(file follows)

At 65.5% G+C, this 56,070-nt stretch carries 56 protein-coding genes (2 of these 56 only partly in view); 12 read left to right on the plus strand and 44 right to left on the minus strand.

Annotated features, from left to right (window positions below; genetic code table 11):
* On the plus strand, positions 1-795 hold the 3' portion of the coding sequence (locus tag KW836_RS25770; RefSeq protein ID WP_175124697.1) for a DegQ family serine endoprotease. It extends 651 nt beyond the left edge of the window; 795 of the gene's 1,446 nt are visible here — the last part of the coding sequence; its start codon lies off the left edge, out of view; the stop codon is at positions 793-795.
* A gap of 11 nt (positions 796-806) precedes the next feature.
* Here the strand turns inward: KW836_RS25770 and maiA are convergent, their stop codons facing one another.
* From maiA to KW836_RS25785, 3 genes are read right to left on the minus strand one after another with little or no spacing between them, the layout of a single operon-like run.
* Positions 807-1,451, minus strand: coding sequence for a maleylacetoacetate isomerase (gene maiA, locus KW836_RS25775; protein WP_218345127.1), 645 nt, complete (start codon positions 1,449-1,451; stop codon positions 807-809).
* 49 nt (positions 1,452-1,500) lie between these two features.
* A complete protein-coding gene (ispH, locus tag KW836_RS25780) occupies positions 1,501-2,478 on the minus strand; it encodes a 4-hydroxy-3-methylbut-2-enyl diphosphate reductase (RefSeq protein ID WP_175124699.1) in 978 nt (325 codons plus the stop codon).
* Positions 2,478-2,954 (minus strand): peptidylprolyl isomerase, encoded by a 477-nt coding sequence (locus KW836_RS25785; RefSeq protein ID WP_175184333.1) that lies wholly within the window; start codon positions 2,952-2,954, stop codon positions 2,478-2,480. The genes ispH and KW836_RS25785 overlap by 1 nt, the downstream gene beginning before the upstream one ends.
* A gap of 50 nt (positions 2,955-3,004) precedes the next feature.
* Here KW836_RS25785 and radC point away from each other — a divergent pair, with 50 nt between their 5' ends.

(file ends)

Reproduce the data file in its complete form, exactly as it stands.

At 65.5% G+C, this 56,070-nt stretch carries 56 protein-coding genes (2 of these 56 only partly in view); 12 read left to right on the plus strand and 44 right to left on the minus strand.

Annotated features, from left to right (window positions below; genetic code table 11):
* On the plus strand, positions 1-795 hold the 3' portion of the coding sequence (locus tag KW836_RS25770; RefSeq protein ID WP_175124697.1) for a DegQ family serine endoprotease. It extends 651 nt beyond the left edge of the window; 795 of the gene's 1,446 nt are visible here — the last part of the coding sequence; its start codon lies off the left edge, out of view; the stop codon is at positions 793-795.
* A gap of 11 nt (positions 796-806) precedes the next feature.
* Here the strand turns inward: KW836_RS25770 and maiA are convergent, their stop codons facing one another.
* From maiA to KW836_RS25785, 3 genes are read right to left on the minus strand one after another with little or no spacing between them, the layout of a single operon-like run.
* Positions 807-1,451, minus strand: coding sequence for a maleylacetoacetate isomerase (gene maiA, locus KW836_RS25775; protein WP_218345127.1), 645 nt, complete (start codon positions 1,449-1,451; stop codon positions 807-809).
* 49 nt (positions 1,452-1,500) lie between these two features.
* A complete protein-coding gene (ispH, locus tag KW836_RS25780) occupies positions 1,501-2,478 on the minus strand; it encodes a 4-hydroxy-3-methylbut-2-enyl diphosphate reductase (RefSeq protein ID WP_175124699.1) in 978 nt (325 codons plus the stop codon).
* Positions 2,478-2,954 (minus strand): peptidylprolyl isomerase, encoded by a 477-nt coding sequence (locus KW836_RS25785; RefSeq protein ID WP_175184333.1) that lies wholly within the window; start codon positions 2,952-2,954, stop codon positions 2,478-2,480. The genes ispH and KW836_RS25785 overlap by 1 nt, the downstream gene beginning before the upstream one ends.
* A gap of 50 nt (positions 2,955-3,004) precedes the next feature.
* Here KW836_RS25785 and radC point away from each other — a divergent pair, with 50 nt between their 5' ends.